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Chilean wine



Along with its Argentine neighbor, Chile is the leading wine-producing nation of South America. Although its viticulture has a history stretching back 500 years, Chile used to be mostly been known for cheap, fruity reds and only in the past couple of decades has wine quality improved tremendously.


Wine grapes were introduced in the early 1500s by the Catholic missionaries who followed in the steps of the Spanish Conquistadores and needed the drink for sacramental purposes. The País grape took so well to the Chilean climate that vineyards were quickly planted throughout the country, from the Limarí Valley in the north to Bí­o-Bío Valley in the south, and wine consumption spread well beyond religious celebrations. Indeed, thanks to its mild climate, Chile is the New World’s natural home for wine: long daytime hours of Mediterranean-like sunshine, plus nights cooled by the Andean air help maintain acidity levels in the ripening fruit. Springtime frost is rare, as is rain during the February to May harvest season.


In the mid-19th century, wealthy Chilean landowners introduced noble varieties from France, such as cabernet sauvignon, merlot and malbec. Then the phylloxera pest devastated European vineyards and sent desperate French winemakers to South America, bringing with them experience and techniques. With such favorable conditions, no wonder that Chile had over 40,000 hectares of vineyards producing some 275 million liters by the beginning of the 20th century. Then high taxes, state protectionism and restrictive regulations held back the progress of the wine industry until a new turn in the 1980s. A whole revitalization process saw Chile propel itself into the premium market and to the position of fifth largest wine exporter in the world, its main markets being the UK and the USA.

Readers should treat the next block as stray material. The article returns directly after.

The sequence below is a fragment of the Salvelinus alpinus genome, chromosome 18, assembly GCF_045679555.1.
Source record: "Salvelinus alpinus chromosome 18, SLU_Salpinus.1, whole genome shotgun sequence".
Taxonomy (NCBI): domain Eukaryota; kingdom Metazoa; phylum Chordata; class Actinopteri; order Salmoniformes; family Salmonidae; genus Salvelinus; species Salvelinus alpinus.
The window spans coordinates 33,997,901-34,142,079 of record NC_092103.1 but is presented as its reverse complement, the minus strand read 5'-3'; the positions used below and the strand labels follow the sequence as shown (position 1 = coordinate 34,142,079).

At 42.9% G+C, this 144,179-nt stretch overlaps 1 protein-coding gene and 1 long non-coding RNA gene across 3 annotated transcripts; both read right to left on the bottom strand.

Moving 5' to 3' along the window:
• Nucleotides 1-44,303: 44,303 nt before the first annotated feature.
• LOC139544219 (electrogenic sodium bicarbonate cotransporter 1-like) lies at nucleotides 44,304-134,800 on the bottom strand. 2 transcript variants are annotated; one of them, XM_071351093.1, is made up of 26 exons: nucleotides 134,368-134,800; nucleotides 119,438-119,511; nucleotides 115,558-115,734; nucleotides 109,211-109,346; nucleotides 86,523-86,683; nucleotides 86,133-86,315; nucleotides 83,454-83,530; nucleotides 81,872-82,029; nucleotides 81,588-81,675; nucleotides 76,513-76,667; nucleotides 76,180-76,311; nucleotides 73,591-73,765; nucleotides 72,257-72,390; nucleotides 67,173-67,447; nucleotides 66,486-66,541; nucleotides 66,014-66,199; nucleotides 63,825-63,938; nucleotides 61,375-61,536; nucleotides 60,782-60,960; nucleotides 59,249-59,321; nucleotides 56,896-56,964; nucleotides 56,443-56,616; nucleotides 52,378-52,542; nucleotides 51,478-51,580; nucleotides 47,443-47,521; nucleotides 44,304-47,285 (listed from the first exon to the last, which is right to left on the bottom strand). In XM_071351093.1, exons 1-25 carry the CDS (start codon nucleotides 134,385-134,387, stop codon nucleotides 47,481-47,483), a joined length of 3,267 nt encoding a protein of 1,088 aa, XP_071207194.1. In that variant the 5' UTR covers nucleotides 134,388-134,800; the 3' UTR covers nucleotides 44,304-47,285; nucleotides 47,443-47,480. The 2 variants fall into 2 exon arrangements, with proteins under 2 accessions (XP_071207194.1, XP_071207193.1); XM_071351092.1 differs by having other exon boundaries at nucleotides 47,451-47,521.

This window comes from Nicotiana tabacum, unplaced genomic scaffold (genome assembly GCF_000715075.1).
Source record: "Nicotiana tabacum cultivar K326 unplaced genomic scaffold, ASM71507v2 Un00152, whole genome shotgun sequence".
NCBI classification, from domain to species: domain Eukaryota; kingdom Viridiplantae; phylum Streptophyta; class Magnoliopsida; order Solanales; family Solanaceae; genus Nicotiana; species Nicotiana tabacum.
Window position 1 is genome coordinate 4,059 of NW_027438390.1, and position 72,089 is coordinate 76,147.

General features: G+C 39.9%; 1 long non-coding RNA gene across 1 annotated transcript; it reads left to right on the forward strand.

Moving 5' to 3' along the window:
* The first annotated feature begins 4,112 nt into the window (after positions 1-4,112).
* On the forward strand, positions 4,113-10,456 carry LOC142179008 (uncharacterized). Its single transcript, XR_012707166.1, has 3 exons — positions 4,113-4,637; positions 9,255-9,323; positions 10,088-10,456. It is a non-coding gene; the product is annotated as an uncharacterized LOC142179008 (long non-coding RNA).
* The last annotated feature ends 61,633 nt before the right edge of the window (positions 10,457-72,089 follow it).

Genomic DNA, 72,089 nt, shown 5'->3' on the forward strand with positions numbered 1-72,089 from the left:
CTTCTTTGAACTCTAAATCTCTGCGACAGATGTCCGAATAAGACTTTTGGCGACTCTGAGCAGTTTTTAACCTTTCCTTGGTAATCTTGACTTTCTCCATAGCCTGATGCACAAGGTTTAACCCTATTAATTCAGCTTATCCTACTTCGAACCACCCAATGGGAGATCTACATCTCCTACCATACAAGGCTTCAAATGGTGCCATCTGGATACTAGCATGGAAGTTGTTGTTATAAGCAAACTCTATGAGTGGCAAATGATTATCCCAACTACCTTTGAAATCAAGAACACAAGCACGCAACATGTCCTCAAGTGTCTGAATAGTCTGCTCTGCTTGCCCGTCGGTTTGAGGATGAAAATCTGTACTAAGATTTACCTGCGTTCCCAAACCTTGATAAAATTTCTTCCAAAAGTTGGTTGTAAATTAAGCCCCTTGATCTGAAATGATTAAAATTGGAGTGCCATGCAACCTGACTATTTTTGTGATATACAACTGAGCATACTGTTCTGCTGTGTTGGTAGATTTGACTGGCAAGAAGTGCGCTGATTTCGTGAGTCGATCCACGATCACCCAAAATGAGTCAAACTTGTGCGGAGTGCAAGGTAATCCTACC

Again, foreign influence proved decisive, as winemakers such Miguel Torres of Spain brought in new techniques which boosted quality. Imported oak barrels and stainless steel tanks replaced the traditional rauli beechwood ones that gave the alcohol an unpleasant taste. Joint-ventures between Old World and New World wineries created new brands, like the Almaviva produced by Château Mouton Rothschild and Concha y Toro. Chile’s signature grape Carménère also appeared at that time. The ancient red Bordeaux grape, thought to be extinct, had in fact arrived in Chile before the phylloxera crisis. It matures into a deep crimson wine with berries aromas. Good Carménère include Concha y Toro’s Terrunyo and De Martino’s Single Vineyard.


Yet the most distinctive Chilean wine is the one made from the cabernet sauvignon grape, which is planted in roughly one third of the country’s 118,000 hectares of vineyards. It is known for making easy drinking wines with soft tannins and flavors of green bell pepper, mint and eucalyptus. Try Perez Cruz’s Reserva, Grande Reserve by Los Vascos or Concha y Toro’s Terrunyo. If you want to stray from red, which accounts for the three quarters of Chilean wine production, dip your lips in Casas del Bosque's Sauvignon Blanc or Miguel Torres Santa Digna Reserve Sauvignon Blanc.


Nearly all regions in Chile grow wine, but the most accessible valleys for travelers wishing to go on wine tours are Maipo, the country’s oldest wine region, Casablanca, with large plantings of white varieties, Colchaga, where organic viticulture is developing, and Maule, whose geographical diversity translates into varietal diversity.

Here are some related tips to help plan your trip to Chile: Social and environmental issues, When to Go to Viña del Mar, Wiring Money, Rock Art, Shopping in Santiago, Chile Phones, Chile Internet access, WiFi and Internet cafes, Chile by numbers, Banks and Money & Costs .

By Andrea Davoust
After more than two years of working and living out of a suitcase in Eastern Europe and in various improbable African countries that no-one has ever...
06 Jul 2009

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